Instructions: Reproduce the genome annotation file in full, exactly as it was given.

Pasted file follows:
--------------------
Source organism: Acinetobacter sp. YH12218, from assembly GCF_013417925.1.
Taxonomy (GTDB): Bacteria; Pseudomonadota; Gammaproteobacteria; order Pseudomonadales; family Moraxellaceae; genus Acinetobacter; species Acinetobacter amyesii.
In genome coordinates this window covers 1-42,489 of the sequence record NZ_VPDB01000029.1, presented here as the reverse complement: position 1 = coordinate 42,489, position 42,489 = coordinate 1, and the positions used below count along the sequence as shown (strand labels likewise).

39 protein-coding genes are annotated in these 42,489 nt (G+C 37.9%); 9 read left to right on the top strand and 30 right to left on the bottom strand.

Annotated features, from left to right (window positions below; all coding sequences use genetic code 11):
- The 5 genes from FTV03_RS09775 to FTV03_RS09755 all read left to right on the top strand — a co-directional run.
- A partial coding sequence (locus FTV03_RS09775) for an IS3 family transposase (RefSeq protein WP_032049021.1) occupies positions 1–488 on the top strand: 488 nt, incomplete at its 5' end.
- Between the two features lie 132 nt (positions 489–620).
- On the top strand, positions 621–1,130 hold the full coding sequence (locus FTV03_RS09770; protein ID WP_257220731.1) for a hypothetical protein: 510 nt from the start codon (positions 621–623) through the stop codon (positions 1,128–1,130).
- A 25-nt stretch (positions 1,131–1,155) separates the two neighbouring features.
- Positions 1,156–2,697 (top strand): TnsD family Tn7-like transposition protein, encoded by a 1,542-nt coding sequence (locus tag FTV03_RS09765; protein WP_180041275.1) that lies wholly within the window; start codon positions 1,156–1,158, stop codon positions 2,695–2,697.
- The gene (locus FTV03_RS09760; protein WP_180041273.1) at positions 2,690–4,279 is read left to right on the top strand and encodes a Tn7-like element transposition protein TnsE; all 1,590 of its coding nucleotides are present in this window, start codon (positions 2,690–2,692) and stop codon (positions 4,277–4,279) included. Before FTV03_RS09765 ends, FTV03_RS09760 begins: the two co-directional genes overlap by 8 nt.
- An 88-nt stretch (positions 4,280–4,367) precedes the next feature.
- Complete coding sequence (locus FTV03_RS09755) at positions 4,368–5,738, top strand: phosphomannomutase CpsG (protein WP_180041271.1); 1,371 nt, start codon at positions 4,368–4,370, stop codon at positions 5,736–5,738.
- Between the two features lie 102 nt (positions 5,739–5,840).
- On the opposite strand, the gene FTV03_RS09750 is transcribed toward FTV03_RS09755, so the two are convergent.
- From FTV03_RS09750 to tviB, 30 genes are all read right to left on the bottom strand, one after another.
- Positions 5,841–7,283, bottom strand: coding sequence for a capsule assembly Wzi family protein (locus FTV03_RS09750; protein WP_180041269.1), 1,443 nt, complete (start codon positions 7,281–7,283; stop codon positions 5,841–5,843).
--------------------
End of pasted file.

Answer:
Source organism: Acinetobacter sp. YH12218, from assembly GCF_013417925.1.
Taxonomy (GTDB): Bacteria; Pseudomonadota; Gammaproteobacteria; order Pseudomonadales; family Moraxellaceae; genus Acinetobacter; species Acinetobacter amyesii.
In genome coordinates this window covers 1-42,489 of the sequence record NZ_VPDB01000029.1, presented here as the reverse complement: position 1 = coordinate 42,489, position 42,489 = coordinate 1, and the positions used below count along the sequence as shown (strand labels likewise).

39 protein-coding genes are annotated in these 42,489 nt (G+C 37.9%); 9 read left to right on the top strand and 30 right to left on the bottom strand.

Annotated features, from left to right (window positions below; all coding sequences use genetic code 11):
- The 5 genes from FTV03_RS09775 to FTV03_RS09755 all read left to right on the top strand — a co-directional run.
- A partial coding sequence (locus FTV03_RS09775) for an IS3 family transposase (RefSeq protein WP_032049021.1) occupies positions 1–488 on the top strand: 488 nt, incomplete at its 5' end.
- Between the two features lie 132 nt (positions 489–620).
- On the top strand, positions 621–1,130 hold the full coding sequence (locus FTV03_RS09770; protein ID WP_257220731.1) for a hypothetical protein: 510 nt from the start codon (positions 621–623) through the stop codon (positions 1,128–1,130).
- A 25-nt stretch (positions 1,131–1,155) separates the two neighbouring features.
- Positions 1,156–2,697 (top strand): TnsD family Tn7-like transposition protein, encoded by a 1,542-nt coding sequence (locus tag FTV03_RS09765; protein WP_180041275.1) that lies wholly within the window; start codon positions 1,156–1,158, stop codon positions 2,695–2,697.
- The gene (locus FTV03_RS09760; protein WP_180041273.1) at positions 2,690–4,279 is read left to right on the top strand and encodes a Tn7-like element transposition protein TnsE; all 1,590 of its coding nucleotides are present in this window, start codon (positions 2,690–2,692) and stop codon (positions 4,277–4,279) included. Before FTV03_RS09765 ends, FTV03_RS09760 begins: the two co-directional genes overlap by 8 nt.
- An 88-nt stretch (positions 4,280–4,367) precedes the next feature.
- Complete coding sequence (locus FTV03_RS09755) at positions 4,368–5,738, top strand: phosphomannomutase CpsG (protein WP_180041271.1); 1,371 nt, start codon at positions 4,368–4,370, stop codon at positions 5,736–5,738.
- Between the two features lie 102 nt (positions 5,739–5,840).
- On the opposite strand, the gene FTV03_RS09750 is transcribed toward FTV03_RS09755, so the two are convergent.
- From FTV03_RS09750 to tviB, 30 genes are all read right to left on the bottom strand, one after another.
- Positions 5,841–7,283, bottom strand: coding sequence for a capsule assembly Wzi family protein (locus FTV03_RS09750; protein WP_180041269.1), 1,443 nt, complete (start codon positions 7,281–7,283; stop codon positions 5,841–5,843).